After a couple months of the above process, we had something to show! Here is the final Invision prototype, and below is a summary of the different features of our proof-of-concept.
Feed & Museum Details
The feed features nearby museums, art, and more based on the user’s profile, location, and more. Once a user clicks on a museum in the feed, for example, he/she can see more information including a description, contact info, and museum map (thanks Dr. Golub!).
Scanning, Art Details, & Visit Summary
Users can scan QR codes on pieces of art in the museum (these codes are customizable by the museum, via color, style, shape, etc.). Scanning brings the user to the detail page for that piece, where he/she can see a synopsis and extended description of the piece, contextual information about the author, and a discussion with other users about the piece.
Although we didn’t develop mocks for this, Matt and I wanted Musea to be a valuable platform for museums and museum visitors alike. Our business model here was to sell to museums, and provide an affordable, easy, and friendly way to help their visitors better understand the art. This would accomplished by creating a user-friendly web interface where museum curators could quickly and easily add information about their collections to the app. Musea could also serve as a new marketing funnel for advertising new collections, exhibits, featured events and showings, and more. Increasing customer leads and conversion rates for museums could be of tremendous value.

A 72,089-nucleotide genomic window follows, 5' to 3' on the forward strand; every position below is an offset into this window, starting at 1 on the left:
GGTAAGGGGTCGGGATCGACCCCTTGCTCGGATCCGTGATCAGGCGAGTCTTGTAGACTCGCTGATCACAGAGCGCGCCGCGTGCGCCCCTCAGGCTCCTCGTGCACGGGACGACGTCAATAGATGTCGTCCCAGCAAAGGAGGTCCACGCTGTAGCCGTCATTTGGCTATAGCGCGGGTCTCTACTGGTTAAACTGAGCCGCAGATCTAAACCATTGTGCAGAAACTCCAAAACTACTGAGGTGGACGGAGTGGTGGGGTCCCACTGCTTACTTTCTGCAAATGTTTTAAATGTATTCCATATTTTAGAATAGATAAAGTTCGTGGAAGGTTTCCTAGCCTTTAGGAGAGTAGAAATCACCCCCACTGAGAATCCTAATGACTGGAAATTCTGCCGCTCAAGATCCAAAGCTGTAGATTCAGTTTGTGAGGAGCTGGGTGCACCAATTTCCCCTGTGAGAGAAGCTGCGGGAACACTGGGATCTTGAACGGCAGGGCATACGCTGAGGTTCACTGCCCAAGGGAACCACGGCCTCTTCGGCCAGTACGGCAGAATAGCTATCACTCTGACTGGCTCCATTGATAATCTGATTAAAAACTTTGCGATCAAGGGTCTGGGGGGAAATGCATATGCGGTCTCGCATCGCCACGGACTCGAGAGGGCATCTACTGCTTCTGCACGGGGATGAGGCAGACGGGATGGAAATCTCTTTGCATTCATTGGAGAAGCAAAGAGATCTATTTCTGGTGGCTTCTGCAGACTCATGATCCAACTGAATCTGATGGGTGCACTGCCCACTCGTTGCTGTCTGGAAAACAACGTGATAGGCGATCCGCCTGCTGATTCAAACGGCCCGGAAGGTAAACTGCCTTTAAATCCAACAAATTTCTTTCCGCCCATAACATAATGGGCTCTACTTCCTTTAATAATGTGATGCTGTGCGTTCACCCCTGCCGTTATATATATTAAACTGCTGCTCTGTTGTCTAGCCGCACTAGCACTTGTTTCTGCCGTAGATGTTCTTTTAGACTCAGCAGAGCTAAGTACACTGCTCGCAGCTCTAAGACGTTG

Above all, building Musea was an amazing learning experience that gave us insight into how to effective design and build a product. During the beginning of our project, we jumped into our project and tried to build a full-fledged mobile app, but we realized the importance of taking a step back and revisiting the problem and goal that we set out to solve/accomplish in the first place. We also learned how to balance creating a new user experience while still maintaining the artfulness of the original or traditonal one; in this regard, we sought to enhance but not completely transform the museum visiting experience. We learned how to constructively take feedback (I do acknowledge that we should have done more user research & testing) and use it to improve the product.
I’m grateful that I was in DCC, and for the opportunity to build something great and meaningful. A huge shoutout and thank you to Mr. Joseph Meyer, our mentor, advisor, and DCC209 professor, without whom this project wouldn’t be possible!